Relaying stargazers' complaints about city lights, the first half of the documentary film The City Dark risks becoming a platform for a fringe user group, until filmmaker Ian Cheney finally moves from anecdote to evidence, denouncing electric light as a harmful pollutant.
He cites the high risk of cancer for shift workers and the number—and type—of birds that die from running into lit windows. A particularly hard scene shows newborn sea turtles, which navigate by the light bouncing off of the ocean, heading instead for the city, drawn by the lights of Boca Raton, Fla.
But first, we have to sit through all the star-geekery: The City Dark opens with Cheney taking a number of stunning long-exposure photographs of the sky. Having grown up in rural Maine—an astronomy camp graduate who made his own telescope—Cheney explains, he moved to New York City, discovering, of course, that nary a star could be found—OK, maybe one or two, depending on where one goes.
Following his own whimsical ponderings about what humans lose when they lose sight of the stars, he introduces a host of experts saying similar things, none of them hinting at the evidentiary information Cheney intends, eventually, to use.
Instead, each of these talking heads offers a story about how he or she became enamored of the stars, before supporting Cheney's views with tales of ancient civilizations and, of course, the fear of deep space rocks plummeting toward the Earth. Though humanity has used lighting in various forms since its beginning, Cheney says, light pollution arrived with electricity.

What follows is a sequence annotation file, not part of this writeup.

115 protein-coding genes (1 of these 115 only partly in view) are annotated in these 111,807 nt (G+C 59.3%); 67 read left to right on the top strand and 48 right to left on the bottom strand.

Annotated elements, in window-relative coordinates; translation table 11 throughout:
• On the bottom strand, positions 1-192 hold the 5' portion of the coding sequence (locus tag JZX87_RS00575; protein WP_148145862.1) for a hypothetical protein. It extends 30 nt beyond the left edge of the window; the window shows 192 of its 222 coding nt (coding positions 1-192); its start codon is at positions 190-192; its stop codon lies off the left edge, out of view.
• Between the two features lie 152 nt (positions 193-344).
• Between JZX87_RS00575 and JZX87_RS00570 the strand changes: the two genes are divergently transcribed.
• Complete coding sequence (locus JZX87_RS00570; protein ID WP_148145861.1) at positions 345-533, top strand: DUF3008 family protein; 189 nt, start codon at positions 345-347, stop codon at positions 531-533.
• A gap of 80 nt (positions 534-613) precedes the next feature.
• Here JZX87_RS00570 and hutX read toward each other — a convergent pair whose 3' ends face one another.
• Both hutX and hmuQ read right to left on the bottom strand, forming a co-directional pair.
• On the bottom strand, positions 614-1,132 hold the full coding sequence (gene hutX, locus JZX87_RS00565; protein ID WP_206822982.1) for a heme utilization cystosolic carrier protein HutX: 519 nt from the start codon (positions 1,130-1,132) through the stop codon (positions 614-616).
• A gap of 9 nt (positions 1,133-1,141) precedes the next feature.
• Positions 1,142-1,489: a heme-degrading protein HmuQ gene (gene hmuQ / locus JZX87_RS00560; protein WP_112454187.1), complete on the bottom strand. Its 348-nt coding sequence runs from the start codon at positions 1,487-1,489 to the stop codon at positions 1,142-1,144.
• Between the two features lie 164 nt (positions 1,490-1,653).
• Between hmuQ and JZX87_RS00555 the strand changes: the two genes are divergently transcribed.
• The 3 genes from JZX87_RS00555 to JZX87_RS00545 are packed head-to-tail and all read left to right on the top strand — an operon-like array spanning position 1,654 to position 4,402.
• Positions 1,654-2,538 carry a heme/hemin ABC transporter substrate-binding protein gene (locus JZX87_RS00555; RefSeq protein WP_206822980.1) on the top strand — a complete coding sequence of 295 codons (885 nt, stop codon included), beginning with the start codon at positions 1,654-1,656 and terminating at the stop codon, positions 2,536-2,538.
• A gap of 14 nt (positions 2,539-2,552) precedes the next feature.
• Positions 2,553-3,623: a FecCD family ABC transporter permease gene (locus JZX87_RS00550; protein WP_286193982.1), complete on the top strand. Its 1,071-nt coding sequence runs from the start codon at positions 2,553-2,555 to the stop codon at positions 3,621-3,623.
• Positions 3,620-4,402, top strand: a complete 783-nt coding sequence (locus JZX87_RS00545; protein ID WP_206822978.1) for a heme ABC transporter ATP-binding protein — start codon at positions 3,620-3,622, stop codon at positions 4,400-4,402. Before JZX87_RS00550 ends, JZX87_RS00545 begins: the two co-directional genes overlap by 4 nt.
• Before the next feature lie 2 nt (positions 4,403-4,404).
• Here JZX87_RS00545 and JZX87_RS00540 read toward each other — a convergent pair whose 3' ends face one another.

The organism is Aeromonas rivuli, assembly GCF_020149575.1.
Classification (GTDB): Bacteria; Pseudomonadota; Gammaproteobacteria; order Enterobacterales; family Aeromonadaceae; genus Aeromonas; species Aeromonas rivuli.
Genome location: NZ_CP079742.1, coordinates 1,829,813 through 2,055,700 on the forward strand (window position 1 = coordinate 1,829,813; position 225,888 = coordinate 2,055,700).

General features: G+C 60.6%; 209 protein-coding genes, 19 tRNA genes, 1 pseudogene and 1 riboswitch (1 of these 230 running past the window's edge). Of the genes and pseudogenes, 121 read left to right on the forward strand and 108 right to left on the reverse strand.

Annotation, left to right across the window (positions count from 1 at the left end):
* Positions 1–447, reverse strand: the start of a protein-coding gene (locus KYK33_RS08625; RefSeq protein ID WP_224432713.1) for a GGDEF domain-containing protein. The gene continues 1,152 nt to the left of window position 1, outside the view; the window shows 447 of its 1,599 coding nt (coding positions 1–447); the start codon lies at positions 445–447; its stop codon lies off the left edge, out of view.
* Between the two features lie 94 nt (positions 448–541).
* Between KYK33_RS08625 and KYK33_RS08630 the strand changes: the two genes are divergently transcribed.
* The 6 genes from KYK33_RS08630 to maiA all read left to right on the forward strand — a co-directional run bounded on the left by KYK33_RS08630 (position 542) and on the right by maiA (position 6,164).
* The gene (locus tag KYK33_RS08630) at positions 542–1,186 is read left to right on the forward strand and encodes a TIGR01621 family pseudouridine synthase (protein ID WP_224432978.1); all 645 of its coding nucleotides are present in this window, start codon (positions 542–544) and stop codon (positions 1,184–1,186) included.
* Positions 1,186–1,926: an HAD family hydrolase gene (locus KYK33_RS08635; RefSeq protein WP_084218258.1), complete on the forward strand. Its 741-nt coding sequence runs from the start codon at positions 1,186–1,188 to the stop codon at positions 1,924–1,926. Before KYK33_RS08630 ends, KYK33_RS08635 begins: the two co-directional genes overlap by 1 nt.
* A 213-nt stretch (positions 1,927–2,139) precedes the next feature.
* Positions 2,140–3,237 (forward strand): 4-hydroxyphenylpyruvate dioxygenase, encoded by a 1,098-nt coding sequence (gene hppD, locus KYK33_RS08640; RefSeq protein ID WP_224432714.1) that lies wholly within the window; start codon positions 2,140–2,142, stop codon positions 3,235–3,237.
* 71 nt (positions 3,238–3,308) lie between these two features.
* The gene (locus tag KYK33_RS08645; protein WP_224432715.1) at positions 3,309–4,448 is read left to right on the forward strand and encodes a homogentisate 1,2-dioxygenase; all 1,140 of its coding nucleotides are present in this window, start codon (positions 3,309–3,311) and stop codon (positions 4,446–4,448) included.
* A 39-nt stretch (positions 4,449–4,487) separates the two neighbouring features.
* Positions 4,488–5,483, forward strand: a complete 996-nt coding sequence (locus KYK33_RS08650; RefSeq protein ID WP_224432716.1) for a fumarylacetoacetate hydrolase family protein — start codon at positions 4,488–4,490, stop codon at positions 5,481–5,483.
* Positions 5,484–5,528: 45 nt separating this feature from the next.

"It has been said, correctly I think, that there is no better symbol of modern progress than the advent of electricity in general, but electric lighting in particular," Roger Ekirch, a Virginia Tech historian, says.
Individually, these stories are not uninteresting, but perhaps they are too many. We begin to feel that Cheney made the film exclusively for stargazers, chronicling impressions as insightful as any child's, adding a rating system for the views from certain points, on a scale from A-F. Central Park gets a C-; Harlem, a D+; Staten Island, a C+; Times Square, an F.
The monotony continues on a camping trip with a Boy Scout troop and visits with "astronomers [who] have had to flee to the desert island areas of the world," a voiceover says.
After a visit to Arizona Sky Village (rating: A) and Knitt Peak National Observatory (rating: A-), Cheney finally begins exploring the effects of 24-hour lighting on Earth species with his visit to Boca Raton. In Chicago, a particularly touching scene takes place when a city worker calls Chicago Bird Collision Monitors—which claims to find an average of 4,000 birds that have collided with buildings each year—for help with an injured bird. Seeing that the creature is still alive, the woman displays some excitement, even pride, exclaiming that she calls CBCM whenever she finds an injured bird.
The problem with these scenes is that they make up barely 40 minutes of an 83-minute film, and Cheney saves them for the end, without much indication that he intends to expand the film's scope from stargazing to the greater detriments of light pollution. In short, we're just not sure that the film has anything to do with the rest of us, who don't have big telescopes or desert hideaways.
The City Dark